A recent article in Business Week touched on the topic of decelerating sales in the home computer market. Not that sales are declining, mind you; they're just not accelerating with the velocity that many had predicted. One of the recurring questions raised was the value of home computers aside from their use as game machines. If you process words, then obviously a word processing package is of use to you. Perhaps you need a data management program or even a home accounting package. Beyond these uses, what can you do? Or are these uses intrinsically enough?
Our opinion is that there's a bit of a crisis of expectations involved, and perhaps an inch or two of gap between the reality of a basic system and the advertisements describing a fully configured system. It is, in fact, quite frustrating to discover that a home computer may cost you $99, but the memory expansion, disk drives, and so on to go with it– which turn it into a far more practical system—may cost you an additional $1,000. And that's before you buy that word processor or data manager software.
In most consumer market items there's far more parity of pricing, given that one rarely expects to pay more for a lens than a camera; more for a record than a player. In the home computer market, especially the low end, this pricing parity expectation is even more greatly exaggerated. There's not very much you can add to your computer that doesn't cost more than the computer did.
We suggest that this simple mismatch may have a great deal to do with perceptions of machines such as the Timex/Sinclair which has recently been falling off in sales. And these aren't sales that are necessarily being lost to other market leaders. The industry is simply not expanding at the rate many expected.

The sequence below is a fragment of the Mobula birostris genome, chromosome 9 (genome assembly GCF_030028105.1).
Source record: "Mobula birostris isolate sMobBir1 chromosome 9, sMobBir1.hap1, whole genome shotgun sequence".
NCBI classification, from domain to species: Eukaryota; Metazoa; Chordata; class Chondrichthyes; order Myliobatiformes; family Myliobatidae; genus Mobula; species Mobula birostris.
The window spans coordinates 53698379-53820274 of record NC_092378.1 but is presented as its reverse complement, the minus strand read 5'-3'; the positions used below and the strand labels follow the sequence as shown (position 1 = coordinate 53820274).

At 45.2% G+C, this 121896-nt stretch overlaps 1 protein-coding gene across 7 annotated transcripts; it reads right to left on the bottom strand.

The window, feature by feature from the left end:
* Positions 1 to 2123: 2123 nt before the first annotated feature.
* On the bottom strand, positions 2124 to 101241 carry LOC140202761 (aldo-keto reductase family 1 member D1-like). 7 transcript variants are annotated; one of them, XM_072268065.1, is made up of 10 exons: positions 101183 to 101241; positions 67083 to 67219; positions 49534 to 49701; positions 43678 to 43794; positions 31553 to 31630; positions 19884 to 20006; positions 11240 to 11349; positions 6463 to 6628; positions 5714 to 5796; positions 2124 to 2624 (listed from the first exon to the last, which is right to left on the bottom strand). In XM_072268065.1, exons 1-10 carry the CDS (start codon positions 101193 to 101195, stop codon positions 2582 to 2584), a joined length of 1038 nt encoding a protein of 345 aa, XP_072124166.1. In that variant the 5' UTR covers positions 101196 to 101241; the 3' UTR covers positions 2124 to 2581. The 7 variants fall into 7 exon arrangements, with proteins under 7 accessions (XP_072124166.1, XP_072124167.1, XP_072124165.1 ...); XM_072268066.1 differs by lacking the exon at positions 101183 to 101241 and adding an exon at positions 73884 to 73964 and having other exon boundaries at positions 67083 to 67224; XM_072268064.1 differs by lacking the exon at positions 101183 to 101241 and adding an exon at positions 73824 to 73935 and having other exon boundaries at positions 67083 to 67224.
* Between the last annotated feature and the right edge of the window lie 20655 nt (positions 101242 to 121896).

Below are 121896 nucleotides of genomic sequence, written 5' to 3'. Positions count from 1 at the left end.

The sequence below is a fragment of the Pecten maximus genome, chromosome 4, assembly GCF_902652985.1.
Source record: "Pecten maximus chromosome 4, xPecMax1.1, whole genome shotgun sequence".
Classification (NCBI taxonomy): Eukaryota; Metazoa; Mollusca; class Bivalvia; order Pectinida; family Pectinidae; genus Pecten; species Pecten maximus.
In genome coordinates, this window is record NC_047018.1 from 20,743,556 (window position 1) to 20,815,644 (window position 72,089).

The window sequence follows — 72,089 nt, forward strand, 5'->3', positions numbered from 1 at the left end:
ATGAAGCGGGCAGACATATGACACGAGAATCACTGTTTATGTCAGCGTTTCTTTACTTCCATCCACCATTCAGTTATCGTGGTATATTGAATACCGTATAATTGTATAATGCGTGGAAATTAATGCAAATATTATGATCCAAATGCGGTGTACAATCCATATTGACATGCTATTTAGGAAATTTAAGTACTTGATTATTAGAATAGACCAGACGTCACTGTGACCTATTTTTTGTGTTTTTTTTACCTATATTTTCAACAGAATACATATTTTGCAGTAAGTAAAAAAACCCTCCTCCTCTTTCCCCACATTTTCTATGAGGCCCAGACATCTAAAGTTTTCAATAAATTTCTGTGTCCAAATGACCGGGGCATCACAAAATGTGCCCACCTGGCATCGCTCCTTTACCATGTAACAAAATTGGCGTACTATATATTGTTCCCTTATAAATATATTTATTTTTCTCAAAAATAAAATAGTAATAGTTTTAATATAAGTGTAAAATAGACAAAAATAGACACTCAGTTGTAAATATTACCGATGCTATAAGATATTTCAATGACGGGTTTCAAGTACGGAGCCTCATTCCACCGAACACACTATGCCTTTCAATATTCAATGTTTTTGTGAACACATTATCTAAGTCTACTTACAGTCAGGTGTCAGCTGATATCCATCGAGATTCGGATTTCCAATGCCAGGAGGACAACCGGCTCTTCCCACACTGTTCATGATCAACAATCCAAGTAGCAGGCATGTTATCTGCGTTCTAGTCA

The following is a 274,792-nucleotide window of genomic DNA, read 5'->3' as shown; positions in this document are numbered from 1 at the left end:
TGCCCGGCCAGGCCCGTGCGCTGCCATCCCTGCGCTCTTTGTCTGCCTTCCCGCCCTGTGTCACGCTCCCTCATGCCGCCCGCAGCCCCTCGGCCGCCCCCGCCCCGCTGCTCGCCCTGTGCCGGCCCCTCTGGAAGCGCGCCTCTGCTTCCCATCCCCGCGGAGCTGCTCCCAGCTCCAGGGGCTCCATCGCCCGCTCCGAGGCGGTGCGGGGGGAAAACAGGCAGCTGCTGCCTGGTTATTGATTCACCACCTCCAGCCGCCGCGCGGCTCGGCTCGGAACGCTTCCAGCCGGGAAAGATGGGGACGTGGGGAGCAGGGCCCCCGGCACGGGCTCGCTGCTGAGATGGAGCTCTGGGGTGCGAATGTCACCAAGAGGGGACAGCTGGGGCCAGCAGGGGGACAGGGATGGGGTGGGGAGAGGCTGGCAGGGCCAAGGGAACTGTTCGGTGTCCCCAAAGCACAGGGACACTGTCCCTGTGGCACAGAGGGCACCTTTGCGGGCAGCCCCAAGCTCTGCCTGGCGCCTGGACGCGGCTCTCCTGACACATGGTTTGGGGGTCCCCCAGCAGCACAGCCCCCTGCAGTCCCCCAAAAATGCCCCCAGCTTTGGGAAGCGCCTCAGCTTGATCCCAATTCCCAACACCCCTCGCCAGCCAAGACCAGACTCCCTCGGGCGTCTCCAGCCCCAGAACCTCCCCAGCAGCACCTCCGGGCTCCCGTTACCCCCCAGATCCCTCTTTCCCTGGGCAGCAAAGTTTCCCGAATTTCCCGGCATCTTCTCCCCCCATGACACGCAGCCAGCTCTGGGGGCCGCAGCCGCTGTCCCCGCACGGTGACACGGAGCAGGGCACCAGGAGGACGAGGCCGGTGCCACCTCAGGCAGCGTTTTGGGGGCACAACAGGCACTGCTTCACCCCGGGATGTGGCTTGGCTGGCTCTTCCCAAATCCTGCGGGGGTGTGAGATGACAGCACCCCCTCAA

Perhaps bundling (selling a combination of home computer, peripherals, and software) will provide an answer. We'll be closely watching the success of Adam, and an expected bundled Commodore 64 package, to see what the market decides.
Random Bits: Where is Baby Blue? As all the industry speculates on the arrival of the IBM Home Computer (frequently called Peanut), other industry stocks are being buffeted by the rumors and speculation about this long-pending announcement. One important point to remember is that there are literally thousands of computers being sold each day, and the market is truly growing.
Commodore 1541 disk drives are in short supply, and a rumor exists for every possible reason. While some have suggested that a recall has quietly taken place, it appears to us that the shortage that Commodore predicted several months ago is actually upon us. This shortage has been complicated by an apparent high rate of problems with the drives, causing excessive downtime and consumer complaints.
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